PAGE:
• img_0348a.jpg
    92.5 KB · Views: 317
This is the sine wave generator. Looks a little like star ship enterprise (if you squint a little and swig some sambucca, that is). The circuit can generate any frequency from about 100Hz up past audio frequency. Output is variable too. With batteries, the output is fully floating - which I liked.


  • img_0349a.jpg
    75.6 KB · Views: 283
last shot for now is the under belly of the main circuit board. Most of the wiring is here. I used solder wick for buses.

Notice the large caps on the bottom. During debug it appeared that the rail decoupling was a problem so I needed to add more capacitance. No room on top for a good layout, so they wound up on the bottom instead.


  • img_0350a.jpg
    99.3 KB · Views: 292
Joined 2005
gearheadgene said:
The inductance is 27uH spec'd at 1 KHz (per datasheet).

That may indeed be the reason the core is getting hot. You need to be very wary when manufacturers only specify their cores at very low frequencies. I certainly wouldn't use any inductor that is only specified at 1kHz in a class d amp that switches at 400kHz.
Looking at other inductors from JW Miller, they have "low loss core" styles too. Those are spec'd at much higher frequencies. I've fired off an email to the manufacturer for some recomendations.

Any feelings about using shielded inductors instead of toroidal? The EMI benefit seems worthwhile.
I've used these inductors previously, but at frequencies not much higher than 100 Khz.

Although the data sheet does not mention the core material specifically, or its operating frequency, there are two key words in the datasheet: "Low Cost".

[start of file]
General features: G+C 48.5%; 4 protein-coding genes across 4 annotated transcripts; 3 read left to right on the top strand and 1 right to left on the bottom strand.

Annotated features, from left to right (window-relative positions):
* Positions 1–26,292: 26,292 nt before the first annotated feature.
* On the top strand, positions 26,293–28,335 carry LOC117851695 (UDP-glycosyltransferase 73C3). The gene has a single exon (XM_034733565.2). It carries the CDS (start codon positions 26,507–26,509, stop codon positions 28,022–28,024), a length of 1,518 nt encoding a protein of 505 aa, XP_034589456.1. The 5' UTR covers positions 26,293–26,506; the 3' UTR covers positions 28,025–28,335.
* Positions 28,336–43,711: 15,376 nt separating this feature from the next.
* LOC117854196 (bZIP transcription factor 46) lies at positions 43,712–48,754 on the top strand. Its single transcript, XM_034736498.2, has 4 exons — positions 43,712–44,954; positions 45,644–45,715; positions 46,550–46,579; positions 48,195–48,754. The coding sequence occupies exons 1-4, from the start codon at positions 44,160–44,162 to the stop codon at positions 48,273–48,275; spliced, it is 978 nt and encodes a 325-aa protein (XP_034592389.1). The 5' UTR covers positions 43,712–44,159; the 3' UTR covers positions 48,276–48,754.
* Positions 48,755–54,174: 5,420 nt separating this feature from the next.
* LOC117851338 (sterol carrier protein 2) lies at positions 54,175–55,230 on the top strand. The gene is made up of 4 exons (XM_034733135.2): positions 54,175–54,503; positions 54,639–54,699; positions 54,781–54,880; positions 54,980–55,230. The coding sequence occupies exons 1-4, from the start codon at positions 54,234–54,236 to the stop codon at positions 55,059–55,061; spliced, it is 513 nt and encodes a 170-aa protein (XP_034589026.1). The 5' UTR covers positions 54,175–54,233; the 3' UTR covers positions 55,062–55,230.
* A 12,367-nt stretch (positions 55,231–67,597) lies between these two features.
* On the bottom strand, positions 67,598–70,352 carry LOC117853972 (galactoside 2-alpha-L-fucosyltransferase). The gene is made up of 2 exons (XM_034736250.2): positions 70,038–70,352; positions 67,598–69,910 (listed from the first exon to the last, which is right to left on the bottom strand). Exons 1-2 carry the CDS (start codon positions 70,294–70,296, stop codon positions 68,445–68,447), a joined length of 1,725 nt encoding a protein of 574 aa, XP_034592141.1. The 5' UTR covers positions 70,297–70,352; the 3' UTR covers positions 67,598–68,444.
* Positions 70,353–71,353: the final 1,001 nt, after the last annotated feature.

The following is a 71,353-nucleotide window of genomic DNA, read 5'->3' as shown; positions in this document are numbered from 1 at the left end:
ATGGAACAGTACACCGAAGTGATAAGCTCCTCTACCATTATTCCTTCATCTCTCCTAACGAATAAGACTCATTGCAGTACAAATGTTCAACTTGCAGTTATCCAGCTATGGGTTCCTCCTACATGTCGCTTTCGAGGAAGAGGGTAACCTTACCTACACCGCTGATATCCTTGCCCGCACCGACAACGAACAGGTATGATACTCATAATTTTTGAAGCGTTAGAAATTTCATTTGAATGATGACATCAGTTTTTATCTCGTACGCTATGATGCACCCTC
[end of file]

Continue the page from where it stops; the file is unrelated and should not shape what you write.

This would essentially mean a low grade core, which would have excessive losses at the frequencies you are working with.

The same vendor offers the same 2200-series of toroids, in a low core-loss format.
Check out the following link: http://www.bourns.com/pdfs/2200ll_series.pdf
fyi - I played some audio through the amp for the first time tonight. It sounds pretty good! Nothing is optimized yet. The audio source is an MP3 player that really doesn't have enough zip to drive the amp to full output - yet it's pretty loud.

One thing that stands out immediately is that there is some pretty obvious high frequency hiss coming from the mid-range and tweeter. Even with the input removed, the amp is generating this noise. Can anyone comment on acceptable or typical noise floor?

I attached a picture of the lab/garage:cannotbe: with the amp running!


  • d_amp_yae.jpg
    97.6 KB · Views: 183
The core material is iron powder and the color marking is yellow-white(seen on the second picture, probably T106-26 type).Its not intended to work at these frequencies(400kHz in your project).Those are used in SMPS at some 20...25kHz.But they will do OK if u use them in rail voltage filters.In my last project I tried T106-2(color marking red or red-dark green).In my project they don´t even get warm.Here is some pretty cool calculator.


BTW The original schematic is not mine;)
This old topic is closed. If you want to reopen this topic, contact a moderator using the "Report Post" button.